Many of these companies began their life in CSIRO labs and workshops.
It’s important to remember that the word ‘industry’ is the ‘I’ in CSIRO and the organisation will be integral to improving technology and boosting productivity across Australian industry.
The paradox is that as prices moderate and company profits are squeezed, the need to innovate becomes greater but the capacity to invest falls.
The Australian Government appreciates these conflicting demands and understands our role to promote productivity and, with it, feed greater competitiveness.
To help free up company capital, the government is working to reduce the red tape that increases costs to resource development, to reduce energy costs by abolishing taxes such as the carbon tax, and to promote investment in a more skilled workforce.
Reducing red tape will make Australia a more attractive location for investment – another global marketplace in which Australia is just one of many competitors.
This is a key part of the government’s deregulation agenda to strengthen essential industries such as resources and energy.
In December 2013, the Council of Australian Governments agreed to implement a one-stop shop for environmental assessments and approvals within 12 months.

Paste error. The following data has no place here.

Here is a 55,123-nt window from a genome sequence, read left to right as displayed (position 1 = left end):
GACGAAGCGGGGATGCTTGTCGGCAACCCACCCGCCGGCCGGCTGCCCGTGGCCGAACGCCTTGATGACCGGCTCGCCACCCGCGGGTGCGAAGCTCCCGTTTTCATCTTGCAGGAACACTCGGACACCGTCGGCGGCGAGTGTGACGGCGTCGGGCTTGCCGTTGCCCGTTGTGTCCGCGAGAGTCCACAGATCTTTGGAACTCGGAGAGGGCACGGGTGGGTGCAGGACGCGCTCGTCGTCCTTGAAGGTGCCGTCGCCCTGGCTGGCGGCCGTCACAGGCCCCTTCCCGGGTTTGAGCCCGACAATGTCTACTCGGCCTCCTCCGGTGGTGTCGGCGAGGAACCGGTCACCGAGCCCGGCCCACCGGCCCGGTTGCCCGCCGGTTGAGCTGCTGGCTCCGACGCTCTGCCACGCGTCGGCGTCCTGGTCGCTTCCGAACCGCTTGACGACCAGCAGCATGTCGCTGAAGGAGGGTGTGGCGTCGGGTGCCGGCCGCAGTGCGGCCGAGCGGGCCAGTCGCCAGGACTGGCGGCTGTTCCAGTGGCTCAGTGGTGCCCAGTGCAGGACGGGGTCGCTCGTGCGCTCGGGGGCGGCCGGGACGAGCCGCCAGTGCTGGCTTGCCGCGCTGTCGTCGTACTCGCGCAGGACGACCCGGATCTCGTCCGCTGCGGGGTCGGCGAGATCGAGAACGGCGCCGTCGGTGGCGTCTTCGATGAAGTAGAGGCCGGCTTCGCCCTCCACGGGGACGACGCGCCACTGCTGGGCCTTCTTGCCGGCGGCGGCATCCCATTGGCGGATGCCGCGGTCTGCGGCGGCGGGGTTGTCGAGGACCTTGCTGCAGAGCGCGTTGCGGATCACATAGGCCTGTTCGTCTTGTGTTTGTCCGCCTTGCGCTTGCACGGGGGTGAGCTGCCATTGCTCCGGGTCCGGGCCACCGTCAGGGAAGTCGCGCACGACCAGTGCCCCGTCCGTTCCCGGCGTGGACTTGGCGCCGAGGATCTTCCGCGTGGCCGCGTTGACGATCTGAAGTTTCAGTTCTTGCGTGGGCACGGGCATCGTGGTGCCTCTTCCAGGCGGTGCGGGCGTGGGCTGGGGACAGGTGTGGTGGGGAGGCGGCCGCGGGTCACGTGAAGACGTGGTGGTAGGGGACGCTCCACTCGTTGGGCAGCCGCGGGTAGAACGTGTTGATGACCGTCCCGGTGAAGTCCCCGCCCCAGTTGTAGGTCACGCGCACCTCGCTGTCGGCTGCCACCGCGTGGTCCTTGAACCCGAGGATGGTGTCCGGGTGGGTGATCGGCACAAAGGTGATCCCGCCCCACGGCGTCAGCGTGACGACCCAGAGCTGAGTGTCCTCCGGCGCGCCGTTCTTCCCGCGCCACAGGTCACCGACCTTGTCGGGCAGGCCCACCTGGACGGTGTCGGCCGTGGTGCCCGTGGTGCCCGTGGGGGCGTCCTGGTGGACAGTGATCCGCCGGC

To this end, the government has committed itself to establishing a single approval process that meets all state, territory and Commonwealth laws.
The Commonwealth will accredit state environmental assessment and approval systems under national environment law, to create a single approval process that satisfies both state and Commonwealth requirements.
Faster approvals will create certainty for investment, reduce costs for business, boost productivity and create jobs while maintaining the current high standard of environmental protection.
The government is also streamlining environmental approval processes for offshore petroleum and greenhouse gas storage activities.
Approvals will be faster and costs reduced by removing the need for these activities to be assessed under two separate processes by two separate regulators, which ultimately have the same objective of environmental protection.
Australia’s current strong environmental safeguards will be maintained while reducing regulatory burden for industry and interested parties.
The Minister for the Environment was due to approve the streamlined approvals process for these activities by the end of February 2014.
The Australian Government will also launch the Exploration Development Incentive on 1 July 2014 to further drive the next generation of Australian resource projects.
The incentive will enable Australian resident shareholders to deduct the expense of mining exploration against their taxable income.
It will be available to junior mineral explorers with no taxable income incurring exploration expenditure in eligible hard rock mineral ‘greenfields’ in Australia.
The scheme will be capped at A$100 million over four years.
The government is working with industry to finalise implementation details to ensure value for money for taxpayers and the industry.
As Australian mining transitions from the construction phase to the production phase, innovative solutions are more important than ever to capitalise on recent investments and there is no better time to engage with the resources and energy sector.
This report was published in CSIRO's Resourceful news